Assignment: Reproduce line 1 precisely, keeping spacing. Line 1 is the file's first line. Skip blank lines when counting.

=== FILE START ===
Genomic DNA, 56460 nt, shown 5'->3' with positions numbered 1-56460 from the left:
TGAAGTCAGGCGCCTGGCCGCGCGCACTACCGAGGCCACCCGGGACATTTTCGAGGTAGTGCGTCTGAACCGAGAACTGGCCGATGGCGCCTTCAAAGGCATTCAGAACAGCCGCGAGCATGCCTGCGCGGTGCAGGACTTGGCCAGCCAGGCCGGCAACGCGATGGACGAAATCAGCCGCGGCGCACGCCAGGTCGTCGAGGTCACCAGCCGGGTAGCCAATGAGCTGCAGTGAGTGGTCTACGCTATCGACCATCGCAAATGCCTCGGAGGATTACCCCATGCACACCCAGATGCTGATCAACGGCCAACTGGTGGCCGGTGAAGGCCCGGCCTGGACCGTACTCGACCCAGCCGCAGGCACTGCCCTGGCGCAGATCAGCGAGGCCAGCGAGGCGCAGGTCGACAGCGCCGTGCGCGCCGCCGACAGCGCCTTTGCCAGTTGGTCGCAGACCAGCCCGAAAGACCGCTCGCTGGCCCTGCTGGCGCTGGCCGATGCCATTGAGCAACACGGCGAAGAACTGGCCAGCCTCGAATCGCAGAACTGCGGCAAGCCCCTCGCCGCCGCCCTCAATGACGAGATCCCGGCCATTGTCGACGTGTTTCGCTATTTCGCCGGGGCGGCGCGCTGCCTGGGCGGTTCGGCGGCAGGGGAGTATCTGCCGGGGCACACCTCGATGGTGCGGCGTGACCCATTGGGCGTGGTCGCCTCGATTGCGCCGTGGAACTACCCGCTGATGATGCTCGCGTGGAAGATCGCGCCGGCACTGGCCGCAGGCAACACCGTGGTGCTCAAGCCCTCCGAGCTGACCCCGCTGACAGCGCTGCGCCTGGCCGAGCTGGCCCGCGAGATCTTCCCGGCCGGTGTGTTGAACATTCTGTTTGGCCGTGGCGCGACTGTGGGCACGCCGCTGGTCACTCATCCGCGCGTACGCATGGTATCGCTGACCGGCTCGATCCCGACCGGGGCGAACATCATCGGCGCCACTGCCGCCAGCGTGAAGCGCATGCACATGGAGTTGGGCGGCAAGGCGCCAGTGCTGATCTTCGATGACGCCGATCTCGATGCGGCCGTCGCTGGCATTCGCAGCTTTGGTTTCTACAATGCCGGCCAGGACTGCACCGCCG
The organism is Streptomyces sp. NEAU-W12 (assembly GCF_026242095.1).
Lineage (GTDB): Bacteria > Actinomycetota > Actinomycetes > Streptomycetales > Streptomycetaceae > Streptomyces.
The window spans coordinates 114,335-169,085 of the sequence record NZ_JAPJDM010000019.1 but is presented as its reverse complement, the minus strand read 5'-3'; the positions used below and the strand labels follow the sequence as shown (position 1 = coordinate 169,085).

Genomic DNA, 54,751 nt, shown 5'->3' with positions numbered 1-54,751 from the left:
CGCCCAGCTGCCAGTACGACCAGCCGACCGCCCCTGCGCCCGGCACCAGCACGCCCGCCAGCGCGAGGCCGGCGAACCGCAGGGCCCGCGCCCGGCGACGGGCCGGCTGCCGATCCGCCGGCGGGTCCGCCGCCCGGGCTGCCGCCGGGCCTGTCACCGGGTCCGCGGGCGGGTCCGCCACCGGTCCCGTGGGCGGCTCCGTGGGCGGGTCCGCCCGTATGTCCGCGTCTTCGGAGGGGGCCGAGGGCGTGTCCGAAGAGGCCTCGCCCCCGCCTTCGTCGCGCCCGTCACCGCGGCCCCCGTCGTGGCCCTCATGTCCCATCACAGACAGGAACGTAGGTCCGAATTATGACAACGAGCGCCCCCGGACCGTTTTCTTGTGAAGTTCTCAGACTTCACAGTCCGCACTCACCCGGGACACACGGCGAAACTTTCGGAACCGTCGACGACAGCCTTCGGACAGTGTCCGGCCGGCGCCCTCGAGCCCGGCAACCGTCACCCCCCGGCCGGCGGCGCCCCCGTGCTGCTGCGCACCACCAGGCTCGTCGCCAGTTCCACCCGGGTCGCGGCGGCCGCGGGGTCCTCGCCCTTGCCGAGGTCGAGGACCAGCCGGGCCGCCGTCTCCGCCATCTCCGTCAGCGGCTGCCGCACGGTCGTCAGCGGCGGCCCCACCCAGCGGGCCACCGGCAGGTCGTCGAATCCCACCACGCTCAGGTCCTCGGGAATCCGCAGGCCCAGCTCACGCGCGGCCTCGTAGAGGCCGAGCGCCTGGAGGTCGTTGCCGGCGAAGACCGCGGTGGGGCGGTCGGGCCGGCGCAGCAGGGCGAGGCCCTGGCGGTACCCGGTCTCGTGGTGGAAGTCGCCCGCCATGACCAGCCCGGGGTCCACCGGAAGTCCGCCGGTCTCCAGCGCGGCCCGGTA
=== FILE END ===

Genomic DNA, 56460 nt, shown 5'->3' with positions numbered 1-56460 from the left: